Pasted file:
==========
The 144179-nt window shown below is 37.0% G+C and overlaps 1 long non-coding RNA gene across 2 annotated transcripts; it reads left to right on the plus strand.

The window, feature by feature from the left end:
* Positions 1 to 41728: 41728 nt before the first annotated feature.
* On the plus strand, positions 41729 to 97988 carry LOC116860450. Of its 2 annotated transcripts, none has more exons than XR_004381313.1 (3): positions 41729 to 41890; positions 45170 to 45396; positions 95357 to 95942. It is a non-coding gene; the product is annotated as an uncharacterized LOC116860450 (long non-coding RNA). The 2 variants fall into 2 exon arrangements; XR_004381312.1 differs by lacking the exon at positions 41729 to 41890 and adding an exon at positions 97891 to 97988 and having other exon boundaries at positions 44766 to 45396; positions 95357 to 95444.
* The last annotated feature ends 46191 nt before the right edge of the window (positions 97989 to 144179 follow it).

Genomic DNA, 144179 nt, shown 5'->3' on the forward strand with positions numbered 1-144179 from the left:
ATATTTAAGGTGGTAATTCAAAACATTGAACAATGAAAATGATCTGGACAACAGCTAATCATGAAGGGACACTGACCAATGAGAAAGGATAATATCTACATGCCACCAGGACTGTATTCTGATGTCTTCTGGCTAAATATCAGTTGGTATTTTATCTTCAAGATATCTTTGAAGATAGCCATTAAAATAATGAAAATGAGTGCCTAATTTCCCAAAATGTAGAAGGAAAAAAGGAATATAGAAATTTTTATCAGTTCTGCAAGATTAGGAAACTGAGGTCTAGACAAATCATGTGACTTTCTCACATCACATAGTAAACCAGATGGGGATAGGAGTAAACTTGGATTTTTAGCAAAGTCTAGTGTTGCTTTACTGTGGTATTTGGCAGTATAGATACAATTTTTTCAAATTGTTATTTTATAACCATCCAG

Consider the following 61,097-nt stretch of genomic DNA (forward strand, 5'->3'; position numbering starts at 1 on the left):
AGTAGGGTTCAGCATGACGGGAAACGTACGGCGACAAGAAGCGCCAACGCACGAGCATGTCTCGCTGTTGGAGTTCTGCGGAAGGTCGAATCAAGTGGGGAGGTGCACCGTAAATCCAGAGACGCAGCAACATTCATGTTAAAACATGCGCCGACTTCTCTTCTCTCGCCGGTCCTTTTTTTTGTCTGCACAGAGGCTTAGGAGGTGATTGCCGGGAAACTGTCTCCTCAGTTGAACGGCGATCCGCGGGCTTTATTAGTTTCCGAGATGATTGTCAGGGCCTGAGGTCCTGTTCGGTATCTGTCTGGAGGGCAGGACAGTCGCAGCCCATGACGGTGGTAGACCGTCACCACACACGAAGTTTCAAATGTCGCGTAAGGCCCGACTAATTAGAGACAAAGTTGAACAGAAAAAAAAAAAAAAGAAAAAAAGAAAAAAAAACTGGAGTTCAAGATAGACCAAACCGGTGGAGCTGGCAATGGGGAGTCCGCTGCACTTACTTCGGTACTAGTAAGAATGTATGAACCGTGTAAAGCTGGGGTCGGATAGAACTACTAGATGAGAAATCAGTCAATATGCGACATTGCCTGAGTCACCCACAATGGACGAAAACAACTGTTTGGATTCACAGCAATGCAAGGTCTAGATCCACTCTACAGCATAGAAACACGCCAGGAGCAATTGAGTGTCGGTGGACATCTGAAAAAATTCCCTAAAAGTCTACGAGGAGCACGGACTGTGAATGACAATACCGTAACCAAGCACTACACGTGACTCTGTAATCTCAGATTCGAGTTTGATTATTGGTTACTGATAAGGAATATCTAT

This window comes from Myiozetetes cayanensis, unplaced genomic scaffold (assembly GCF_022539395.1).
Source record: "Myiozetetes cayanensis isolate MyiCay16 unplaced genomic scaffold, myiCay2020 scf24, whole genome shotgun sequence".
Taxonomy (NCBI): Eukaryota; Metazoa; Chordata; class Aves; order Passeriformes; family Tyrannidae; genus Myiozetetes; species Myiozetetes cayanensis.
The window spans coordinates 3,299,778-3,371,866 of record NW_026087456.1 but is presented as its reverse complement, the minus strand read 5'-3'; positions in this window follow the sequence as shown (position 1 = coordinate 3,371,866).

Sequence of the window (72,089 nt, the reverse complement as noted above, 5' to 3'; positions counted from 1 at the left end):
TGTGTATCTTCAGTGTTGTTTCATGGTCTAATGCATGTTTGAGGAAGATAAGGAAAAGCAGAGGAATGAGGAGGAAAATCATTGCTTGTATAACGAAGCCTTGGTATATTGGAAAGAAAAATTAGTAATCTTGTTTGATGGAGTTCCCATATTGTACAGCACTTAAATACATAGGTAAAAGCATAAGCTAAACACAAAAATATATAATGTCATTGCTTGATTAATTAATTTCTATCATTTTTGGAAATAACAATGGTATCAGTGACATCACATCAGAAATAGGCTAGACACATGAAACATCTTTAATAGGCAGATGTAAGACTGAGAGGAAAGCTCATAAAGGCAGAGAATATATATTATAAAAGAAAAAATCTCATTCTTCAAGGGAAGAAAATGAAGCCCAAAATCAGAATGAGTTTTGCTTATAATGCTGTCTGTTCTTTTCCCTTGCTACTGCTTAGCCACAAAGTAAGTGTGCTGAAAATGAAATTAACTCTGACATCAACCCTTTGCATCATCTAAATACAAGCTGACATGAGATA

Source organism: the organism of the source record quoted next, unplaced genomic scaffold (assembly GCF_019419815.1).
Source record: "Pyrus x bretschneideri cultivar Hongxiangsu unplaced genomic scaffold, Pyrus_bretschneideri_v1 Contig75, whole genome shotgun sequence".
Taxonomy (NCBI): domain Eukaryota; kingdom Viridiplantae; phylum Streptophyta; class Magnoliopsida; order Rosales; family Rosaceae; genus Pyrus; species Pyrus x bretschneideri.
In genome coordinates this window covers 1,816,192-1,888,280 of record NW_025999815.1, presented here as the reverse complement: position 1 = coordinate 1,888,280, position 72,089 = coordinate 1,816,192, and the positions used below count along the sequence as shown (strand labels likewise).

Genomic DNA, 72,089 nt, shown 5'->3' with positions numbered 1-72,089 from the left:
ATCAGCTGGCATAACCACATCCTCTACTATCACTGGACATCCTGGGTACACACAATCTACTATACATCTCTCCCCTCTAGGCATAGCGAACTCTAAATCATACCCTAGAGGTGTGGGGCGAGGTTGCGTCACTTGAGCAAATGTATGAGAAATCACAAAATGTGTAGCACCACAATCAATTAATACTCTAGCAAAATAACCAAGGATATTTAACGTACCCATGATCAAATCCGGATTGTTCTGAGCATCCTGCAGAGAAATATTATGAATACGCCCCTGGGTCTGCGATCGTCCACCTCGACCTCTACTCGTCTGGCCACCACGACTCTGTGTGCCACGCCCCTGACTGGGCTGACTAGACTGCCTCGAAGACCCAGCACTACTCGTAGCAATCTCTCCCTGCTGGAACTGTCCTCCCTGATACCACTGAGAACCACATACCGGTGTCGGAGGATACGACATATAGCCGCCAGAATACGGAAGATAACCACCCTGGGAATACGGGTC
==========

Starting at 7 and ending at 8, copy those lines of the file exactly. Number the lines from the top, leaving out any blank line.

ATATTTAAGGTGGTAATTCAAAACATTGAACAATGAAAATGATCTGGACAACAGCTAATCATGAAGGGACACTGACCAATGAGAAAGGATAATATCTACATGCCACCAGGACTGTATTCTGATGTCTTCTGGCTAAATATCAGTTGGTATTTTATCTTCAAGATATCTTTGAAGATAGCCATTAAAATAATGAAAATGAGTGCCTAATTTCCCAAAATGTAGAAGGAAAAAAGGAATATAGAAATTTTTATCAGTTCTGCAAGATTAGGAAACTGAGGTCTAGACAAATCATGTGACTTTCTCACATCACATAGTAAACCAGATGGGGATAGGAGTAAACTTGGATTTTTAGCAAAGTCTAGTGTTGCTTTACTGTGGTATTTGGCAGTATAGATACAATTTTTTCAAATTGTTATTTTATAACCATCCAG

Consider the following 61,097-nt stretch of genomic DNA (forward strand, 5'->3'; position numbering starts at 1 on the left):